While he was recovering from the serious illness that left him totally deaf, Goya occupied himself with a series of 'cabinet' paintings which he sent to the Academy and which won approval as scenes
of'national pastimes'. A few days later, he followed these with a twelfth painting of a very different character, which he described in detail in a letter to the Director. It was a scene, he wrote,
that he witnessed in Saragossa: 'the yard of a madhouse and two naked madmen fighting, with the man in charge beating them, and the others wearing sacks [or straitjackets]'. There was no need to
worry about placing it quickly, he added, as 'I am aware of the difficulties of the subject'.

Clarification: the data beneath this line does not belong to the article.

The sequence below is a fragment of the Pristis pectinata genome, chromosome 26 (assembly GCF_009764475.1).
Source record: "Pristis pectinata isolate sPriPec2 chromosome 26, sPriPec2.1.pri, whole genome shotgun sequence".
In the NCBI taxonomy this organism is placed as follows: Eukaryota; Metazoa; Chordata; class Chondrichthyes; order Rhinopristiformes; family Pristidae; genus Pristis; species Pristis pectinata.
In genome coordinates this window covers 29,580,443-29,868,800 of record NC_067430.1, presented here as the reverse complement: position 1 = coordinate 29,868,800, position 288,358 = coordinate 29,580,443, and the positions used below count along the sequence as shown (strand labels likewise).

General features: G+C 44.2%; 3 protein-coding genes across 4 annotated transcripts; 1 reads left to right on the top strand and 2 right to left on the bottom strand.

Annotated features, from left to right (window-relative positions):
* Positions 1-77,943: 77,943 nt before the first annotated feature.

The rediscovery of this picture in 1967 (Desparmet-FitzGerald) provided a touchstone for the identification of the rest of the set of cabinet pictures that Goya had sent to the Academy which are now considered to include subjects such as a Shipwreck and a Fire - hardly to be described as national pastimes - as well as Strolling Players, and possibly a group of Bullfight scenes. The Madhouse and other small paintings now in the Academy, once thought to have been among the scenes of so-called national pastimes are now generally attributed to a considerably later date, for stylistic reasons. The Yard of a Madhouse is one of many scenes Goya recorded that he had actually witnessed, among them some of the war scenes in the Desastres (with the titles 'I saw this' and 'this too'). Many of his etchings and drawings testify to his concern for the plight of lunatics and prisoners throughout his life.